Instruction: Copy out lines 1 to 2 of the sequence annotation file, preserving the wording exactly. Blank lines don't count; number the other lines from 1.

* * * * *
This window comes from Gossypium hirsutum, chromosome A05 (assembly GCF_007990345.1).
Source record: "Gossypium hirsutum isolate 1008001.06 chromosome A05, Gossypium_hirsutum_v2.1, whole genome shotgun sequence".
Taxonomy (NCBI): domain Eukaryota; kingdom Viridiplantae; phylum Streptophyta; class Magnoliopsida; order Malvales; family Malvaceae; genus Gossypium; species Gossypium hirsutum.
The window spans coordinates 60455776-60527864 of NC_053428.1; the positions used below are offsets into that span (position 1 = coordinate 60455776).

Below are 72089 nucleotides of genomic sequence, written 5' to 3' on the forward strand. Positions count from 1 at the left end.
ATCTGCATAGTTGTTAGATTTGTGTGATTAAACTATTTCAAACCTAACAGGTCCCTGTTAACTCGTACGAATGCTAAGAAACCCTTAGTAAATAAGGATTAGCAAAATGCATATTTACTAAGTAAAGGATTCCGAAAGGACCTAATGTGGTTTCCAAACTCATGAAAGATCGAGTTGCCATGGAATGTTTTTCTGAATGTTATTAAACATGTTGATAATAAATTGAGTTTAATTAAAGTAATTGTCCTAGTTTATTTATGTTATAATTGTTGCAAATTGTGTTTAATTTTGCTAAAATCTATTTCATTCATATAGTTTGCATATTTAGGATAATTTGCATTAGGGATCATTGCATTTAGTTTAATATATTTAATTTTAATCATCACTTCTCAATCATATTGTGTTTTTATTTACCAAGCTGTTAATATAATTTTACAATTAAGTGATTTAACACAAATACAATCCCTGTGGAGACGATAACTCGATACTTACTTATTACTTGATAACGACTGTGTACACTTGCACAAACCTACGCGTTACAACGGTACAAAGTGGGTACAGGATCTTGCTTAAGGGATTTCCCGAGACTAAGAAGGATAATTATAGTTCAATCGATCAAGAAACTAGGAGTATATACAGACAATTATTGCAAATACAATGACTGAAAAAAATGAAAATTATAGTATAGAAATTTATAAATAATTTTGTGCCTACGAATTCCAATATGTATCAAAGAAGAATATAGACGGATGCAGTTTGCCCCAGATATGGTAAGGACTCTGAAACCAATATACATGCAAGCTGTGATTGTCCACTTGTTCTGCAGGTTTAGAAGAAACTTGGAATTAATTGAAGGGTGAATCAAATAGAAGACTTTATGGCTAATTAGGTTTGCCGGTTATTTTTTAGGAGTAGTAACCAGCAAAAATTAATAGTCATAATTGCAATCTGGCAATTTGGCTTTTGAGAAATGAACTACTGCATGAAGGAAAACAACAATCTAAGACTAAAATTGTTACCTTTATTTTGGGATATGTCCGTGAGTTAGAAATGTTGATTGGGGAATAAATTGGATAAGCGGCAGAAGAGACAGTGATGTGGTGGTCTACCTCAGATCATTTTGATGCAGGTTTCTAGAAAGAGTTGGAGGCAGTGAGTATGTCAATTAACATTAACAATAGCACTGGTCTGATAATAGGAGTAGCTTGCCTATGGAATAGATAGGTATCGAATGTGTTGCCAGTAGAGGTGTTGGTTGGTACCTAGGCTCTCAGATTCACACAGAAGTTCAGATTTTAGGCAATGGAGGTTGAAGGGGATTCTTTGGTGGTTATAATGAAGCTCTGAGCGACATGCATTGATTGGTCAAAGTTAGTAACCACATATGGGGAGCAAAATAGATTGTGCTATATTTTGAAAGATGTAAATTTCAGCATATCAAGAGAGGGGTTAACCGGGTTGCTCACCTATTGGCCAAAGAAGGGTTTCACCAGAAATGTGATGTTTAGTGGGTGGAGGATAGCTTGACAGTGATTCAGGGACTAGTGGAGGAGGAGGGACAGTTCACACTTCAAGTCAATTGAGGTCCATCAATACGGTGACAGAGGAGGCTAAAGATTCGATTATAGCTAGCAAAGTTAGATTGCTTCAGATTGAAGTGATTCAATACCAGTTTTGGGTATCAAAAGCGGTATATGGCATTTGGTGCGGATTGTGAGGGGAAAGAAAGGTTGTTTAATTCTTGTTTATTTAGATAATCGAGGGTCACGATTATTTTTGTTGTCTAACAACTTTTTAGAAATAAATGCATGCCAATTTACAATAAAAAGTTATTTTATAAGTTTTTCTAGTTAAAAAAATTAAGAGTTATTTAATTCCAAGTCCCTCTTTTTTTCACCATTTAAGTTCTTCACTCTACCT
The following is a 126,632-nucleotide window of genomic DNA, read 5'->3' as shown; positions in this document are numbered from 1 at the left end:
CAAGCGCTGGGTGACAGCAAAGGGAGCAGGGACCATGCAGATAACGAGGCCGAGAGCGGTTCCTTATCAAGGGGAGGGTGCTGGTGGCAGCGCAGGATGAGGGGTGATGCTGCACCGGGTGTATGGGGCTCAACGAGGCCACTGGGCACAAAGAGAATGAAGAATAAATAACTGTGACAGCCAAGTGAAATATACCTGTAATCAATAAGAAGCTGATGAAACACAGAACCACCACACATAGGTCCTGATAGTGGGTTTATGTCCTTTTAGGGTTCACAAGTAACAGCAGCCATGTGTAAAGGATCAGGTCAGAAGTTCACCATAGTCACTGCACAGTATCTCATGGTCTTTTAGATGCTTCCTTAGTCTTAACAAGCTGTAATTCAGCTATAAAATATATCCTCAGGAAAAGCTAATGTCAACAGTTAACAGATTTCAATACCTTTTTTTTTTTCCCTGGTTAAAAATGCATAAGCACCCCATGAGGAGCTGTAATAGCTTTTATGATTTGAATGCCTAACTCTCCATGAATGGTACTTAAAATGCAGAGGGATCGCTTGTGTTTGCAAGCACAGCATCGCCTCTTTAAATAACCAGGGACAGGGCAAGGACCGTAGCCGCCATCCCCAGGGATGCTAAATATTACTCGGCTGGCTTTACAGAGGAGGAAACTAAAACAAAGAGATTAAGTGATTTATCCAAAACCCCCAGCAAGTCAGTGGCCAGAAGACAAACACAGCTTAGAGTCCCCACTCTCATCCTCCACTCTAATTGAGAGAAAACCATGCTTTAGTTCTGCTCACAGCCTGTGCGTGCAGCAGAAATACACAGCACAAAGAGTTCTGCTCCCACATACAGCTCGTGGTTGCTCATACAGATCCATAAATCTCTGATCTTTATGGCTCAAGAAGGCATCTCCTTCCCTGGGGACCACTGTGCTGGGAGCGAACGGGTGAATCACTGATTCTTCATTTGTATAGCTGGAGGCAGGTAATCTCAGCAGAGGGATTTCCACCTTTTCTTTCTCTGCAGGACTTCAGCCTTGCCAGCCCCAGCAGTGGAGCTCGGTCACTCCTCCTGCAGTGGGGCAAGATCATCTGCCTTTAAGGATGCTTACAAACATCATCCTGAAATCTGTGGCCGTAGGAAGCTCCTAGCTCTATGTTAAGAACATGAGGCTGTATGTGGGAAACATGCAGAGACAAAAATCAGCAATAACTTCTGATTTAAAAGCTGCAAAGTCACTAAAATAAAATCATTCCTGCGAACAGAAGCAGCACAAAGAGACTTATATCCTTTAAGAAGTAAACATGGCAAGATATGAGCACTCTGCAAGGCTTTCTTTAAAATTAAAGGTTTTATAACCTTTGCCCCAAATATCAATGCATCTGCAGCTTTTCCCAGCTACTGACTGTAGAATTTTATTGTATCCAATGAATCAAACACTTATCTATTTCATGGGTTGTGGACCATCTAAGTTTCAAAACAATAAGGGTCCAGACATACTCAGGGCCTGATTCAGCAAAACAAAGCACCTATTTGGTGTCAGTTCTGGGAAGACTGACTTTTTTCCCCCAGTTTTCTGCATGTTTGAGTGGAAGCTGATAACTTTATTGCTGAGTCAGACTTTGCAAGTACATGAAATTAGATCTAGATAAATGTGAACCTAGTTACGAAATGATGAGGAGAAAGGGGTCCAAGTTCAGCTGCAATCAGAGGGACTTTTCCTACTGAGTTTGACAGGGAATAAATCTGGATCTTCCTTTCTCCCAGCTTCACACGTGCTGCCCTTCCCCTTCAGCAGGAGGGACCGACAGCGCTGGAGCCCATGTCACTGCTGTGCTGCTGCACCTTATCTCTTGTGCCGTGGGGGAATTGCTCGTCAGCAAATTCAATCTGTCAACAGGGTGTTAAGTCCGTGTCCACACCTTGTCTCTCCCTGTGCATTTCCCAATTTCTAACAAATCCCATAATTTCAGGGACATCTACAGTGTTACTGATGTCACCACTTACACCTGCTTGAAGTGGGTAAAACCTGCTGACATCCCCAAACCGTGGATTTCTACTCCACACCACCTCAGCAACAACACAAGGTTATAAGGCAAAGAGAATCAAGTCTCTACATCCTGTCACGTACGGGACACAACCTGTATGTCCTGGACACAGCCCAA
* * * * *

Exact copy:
This window comes from Gossypium hirsutum, chromosome A05 (assembly GCF_007990345.1).
Source record: "Gossypium hirsutum isolate 1008001.06 chromosome A05, Gossypium_hirsutum_v2.1, whole genome shotgun sequence".